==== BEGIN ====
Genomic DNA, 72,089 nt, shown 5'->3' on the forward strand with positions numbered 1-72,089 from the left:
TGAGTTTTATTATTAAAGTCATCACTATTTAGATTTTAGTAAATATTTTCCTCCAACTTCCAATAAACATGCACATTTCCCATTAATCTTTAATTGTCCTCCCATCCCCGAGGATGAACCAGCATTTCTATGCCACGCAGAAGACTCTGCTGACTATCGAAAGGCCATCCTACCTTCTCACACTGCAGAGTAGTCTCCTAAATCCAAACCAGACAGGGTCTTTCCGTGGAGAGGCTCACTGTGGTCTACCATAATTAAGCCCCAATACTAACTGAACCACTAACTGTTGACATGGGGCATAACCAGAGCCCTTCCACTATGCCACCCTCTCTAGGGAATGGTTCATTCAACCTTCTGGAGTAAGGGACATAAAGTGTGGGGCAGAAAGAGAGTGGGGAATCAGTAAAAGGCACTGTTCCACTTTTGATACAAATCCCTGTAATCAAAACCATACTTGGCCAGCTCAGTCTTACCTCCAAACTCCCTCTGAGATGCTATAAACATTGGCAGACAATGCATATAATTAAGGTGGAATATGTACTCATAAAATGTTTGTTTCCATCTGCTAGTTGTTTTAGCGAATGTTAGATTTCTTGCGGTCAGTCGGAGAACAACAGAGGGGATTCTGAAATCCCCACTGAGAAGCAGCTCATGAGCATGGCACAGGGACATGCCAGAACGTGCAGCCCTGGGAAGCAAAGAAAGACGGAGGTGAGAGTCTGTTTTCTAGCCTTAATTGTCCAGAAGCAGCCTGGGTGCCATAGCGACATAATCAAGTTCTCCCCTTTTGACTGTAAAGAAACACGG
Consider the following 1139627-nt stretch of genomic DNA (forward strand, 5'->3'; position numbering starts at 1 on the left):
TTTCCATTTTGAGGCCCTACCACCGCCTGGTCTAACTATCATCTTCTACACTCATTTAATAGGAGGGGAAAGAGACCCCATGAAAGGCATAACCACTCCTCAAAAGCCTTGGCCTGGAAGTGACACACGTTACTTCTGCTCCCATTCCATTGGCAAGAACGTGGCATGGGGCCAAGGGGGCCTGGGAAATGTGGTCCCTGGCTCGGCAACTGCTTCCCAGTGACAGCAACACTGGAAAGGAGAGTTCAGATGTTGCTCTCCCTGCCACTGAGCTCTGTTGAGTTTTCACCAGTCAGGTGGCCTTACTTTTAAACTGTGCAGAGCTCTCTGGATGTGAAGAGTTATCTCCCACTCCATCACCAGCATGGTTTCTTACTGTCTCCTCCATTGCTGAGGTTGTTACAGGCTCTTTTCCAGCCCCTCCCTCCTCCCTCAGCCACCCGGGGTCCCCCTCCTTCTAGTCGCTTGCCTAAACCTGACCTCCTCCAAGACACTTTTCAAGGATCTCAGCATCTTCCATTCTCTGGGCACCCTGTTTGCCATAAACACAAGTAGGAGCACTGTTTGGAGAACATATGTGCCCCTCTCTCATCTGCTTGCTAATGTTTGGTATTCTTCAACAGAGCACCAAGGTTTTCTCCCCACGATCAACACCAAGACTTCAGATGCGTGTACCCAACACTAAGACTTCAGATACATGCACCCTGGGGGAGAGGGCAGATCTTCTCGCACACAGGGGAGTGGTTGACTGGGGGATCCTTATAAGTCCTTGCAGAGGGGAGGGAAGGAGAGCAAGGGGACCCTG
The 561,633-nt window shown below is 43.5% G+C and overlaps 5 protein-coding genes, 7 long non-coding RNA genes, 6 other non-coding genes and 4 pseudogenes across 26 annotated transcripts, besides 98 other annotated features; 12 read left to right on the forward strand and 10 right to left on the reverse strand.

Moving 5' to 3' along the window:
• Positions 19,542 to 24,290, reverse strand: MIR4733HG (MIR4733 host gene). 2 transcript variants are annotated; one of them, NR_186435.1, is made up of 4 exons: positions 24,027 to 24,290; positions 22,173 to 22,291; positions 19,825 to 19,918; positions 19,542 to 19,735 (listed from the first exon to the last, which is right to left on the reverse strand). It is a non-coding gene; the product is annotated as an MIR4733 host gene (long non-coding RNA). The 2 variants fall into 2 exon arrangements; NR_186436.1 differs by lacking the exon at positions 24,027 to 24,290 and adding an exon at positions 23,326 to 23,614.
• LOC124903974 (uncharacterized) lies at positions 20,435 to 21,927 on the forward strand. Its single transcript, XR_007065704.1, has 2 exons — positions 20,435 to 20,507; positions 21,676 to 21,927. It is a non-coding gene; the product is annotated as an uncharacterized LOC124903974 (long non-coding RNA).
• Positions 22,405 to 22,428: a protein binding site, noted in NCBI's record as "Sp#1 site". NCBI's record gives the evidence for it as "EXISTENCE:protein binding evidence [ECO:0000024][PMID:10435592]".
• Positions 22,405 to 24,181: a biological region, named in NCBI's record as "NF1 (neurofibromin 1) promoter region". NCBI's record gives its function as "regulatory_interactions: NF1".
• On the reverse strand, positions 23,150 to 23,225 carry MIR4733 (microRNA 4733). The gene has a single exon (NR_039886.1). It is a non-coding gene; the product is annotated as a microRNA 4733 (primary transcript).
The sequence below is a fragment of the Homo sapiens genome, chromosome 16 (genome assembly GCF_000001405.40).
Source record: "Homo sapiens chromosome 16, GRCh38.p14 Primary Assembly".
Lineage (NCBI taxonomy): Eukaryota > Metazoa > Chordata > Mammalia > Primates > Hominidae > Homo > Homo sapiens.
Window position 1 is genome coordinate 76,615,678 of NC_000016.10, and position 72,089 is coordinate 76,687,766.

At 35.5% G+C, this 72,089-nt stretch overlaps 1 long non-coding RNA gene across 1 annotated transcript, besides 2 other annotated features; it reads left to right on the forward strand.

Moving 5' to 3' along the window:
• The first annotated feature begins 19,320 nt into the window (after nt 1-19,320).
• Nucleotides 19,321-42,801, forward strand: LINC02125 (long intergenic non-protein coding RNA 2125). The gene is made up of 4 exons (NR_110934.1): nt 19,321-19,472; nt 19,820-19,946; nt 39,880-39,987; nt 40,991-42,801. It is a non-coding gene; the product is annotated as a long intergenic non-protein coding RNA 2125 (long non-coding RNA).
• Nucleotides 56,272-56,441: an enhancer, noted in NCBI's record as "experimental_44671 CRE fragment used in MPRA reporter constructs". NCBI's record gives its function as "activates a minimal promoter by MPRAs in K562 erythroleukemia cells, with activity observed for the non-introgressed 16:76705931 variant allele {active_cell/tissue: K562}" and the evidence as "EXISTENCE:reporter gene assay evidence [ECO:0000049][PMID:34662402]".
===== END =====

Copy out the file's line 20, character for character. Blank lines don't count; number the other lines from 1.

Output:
• Nucleotides 56,272-56,441: an enhancer, noted in NCBI's record as "experimental_44671 CRE fragment used in MPRA reporter constructs". NCBI's record gives its function as "activates a minimal promoter by MPRAs in K562 erythroleukemia cells, with activity observed for the non-introgressed 16:76705931 variant allele {active_cell/tissue: K562}" and the evidence as "EXISTENCE:reporter gene assay evidence [ECO:0000049][PMID:34662402]".